Prognosis for sixth nerve palsy arising from paranasal sinus disease

Craig Miller, Jeffrey D. Suh, Oswaldo A. Henriquez, Rodney J. Schlosser, Vijay R. Ramakrishnan, Alexander G. Chiu

Research output: Contribution to journalArticlepeer-review

12 Scopus citations


Background: The abducens nerve, cranial nerve VI (CNVI), is the medial-most nerve in the cavernous sinus. Its close proximity to the sphenoid sinus makes it susceptible to injury, invasion, or compression from a sphenoid pathology leading to horizontal gaze diplopia. A wide range of literature describes myriad causes for CNVI palsy, but there is a lack of references that point to paranasal sinus pathology as an etiology, as well as the prognosis and timeline for resolution. Here, we describe a series of patients that presented with CNVI palsy, their management, and prognosis for recovery. This study was designed to evaluate and understand prognostic factors predicting disease course and likelihood of resolution in patients with abducens nerve palsy. Methods: A multi-institutional retrospective review was performed of all patients presenting with CNVI palsy between 2009 and 2012. The demographic data, radiological features, treatment regimens, and disease courses were analyzed. Results: Fifteen patients at four institutions were identified. Seven patients had neoplasms originating from the paranasal sinuses, three suffered from allergic fungal sinusitis, three patients had invasive fungal sinusitis, one patient had fibrous skull base dysplasia, and one had chronic bacterial sinusitis. The average follow-up time from presentation was 9 months (range, 1-16 months). Thirteen patients underwent surgery, three received chemotherapy, and four had radiation therapy. CNVI palsy resolved in 50% of the cases, with an average time to resolution of 6 weeks (range, 2-12 weeks). Conclusion: Paranasal sinus pathology is a rare cause of CNVI palsy. A number of factors may help to predict prognosis in these patients. Masses compressing, but not destroying or invading, the cavernous sinus had optimal posttreatment outcomes with full resolution occurring as early as 2 weeks. Destructive lesions that invaded CNVI and its vasculature, i.e., invasive fungus, were negative indicators for recovery. Knowledge of factors that affect recovery can help clinicians predict disease course and prognosis for resolution of the defect.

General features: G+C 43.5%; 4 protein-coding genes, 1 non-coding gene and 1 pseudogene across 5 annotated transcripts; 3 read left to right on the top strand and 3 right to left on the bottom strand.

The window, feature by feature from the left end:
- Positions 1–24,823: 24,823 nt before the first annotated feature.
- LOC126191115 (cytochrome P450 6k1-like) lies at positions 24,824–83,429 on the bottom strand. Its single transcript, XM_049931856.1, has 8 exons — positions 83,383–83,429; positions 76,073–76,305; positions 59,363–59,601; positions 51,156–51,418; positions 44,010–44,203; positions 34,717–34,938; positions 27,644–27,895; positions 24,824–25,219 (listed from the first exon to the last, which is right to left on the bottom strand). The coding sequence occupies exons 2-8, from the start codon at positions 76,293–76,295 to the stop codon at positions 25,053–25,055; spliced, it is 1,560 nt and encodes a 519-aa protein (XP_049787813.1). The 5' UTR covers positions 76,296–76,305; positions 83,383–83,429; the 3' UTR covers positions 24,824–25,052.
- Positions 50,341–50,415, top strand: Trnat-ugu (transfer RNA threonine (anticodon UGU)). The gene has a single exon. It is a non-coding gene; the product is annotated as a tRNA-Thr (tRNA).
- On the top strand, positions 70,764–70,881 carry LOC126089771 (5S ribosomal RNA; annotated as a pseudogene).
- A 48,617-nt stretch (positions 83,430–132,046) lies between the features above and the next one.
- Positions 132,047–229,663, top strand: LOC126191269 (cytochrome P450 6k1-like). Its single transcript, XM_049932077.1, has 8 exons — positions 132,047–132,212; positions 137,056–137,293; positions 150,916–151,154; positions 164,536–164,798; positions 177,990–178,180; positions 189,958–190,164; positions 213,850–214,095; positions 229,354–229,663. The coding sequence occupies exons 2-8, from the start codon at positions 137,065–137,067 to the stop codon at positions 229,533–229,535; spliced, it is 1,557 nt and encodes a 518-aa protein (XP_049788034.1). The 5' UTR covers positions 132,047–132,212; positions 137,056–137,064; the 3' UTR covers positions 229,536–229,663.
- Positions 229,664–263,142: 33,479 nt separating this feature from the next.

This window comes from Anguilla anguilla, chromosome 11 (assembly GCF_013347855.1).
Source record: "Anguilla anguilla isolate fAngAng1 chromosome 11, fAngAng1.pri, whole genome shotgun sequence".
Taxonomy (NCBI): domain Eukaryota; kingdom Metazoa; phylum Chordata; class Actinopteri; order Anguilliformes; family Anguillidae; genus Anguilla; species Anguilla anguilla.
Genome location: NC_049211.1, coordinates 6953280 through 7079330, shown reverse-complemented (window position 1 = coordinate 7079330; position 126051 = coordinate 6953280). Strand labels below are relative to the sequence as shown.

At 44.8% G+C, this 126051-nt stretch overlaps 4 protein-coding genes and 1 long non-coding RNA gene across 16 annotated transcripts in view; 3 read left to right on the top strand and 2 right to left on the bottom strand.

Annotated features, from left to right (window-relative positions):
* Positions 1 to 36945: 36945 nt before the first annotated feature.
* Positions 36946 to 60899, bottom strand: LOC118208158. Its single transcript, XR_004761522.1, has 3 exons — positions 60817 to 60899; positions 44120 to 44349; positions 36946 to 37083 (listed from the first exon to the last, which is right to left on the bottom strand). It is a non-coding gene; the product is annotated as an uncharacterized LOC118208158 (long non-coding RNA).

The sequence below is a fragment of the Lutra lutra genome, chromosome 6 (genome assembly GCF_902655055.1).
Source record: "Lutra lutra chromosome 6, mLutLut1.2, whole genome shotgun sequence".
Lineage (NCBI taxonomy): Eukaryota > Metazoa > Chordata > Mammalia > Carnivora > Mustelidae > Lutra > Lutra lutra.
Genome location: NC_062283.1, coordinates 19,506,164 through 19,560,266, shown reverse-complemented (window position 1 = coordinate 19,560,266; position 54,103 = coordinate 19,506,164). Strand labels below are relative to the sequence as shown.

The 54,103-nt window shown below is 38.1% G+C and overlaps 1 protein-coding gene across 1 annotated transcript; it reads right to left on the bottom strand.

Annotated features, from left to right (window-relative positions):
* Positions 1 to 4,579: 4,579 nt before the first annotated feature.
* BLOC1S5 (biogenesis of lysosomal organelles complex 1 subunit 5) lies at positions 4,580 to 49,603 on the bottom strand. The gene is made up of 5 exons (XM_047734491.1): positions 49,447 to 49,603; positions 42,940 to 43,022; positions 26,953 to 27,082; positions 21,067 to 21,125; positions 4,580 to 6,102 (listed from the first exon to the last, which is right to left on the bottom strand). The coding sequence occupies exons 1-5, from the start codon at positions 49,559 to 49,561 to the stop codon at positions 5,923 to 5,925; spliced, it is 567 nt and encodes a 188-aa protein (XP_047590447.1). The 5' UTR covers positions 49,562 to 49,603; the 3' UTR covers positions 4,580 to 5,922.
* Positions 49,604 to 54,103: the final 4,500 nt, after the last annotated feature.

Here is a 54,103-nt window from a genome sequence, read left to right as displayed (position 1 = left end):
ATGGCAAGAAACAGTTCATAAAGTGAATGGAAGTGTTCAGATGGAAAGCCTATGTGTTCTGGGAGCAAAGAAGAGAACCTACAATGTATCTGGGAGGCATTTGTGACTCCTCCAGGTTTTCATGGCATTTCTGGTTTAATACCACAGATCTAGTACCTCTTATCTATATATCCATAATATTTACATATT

Original languageEnglish (US)
Pages (from-to)432-435
Number of pages4
JournalAmerican Journal of Rhinology and Allergy
Issue number5
StatePublished - Sep 2013

ASJC Scopus subject areas

  • Immunology and Allergy
  • Otorhinolaryngology


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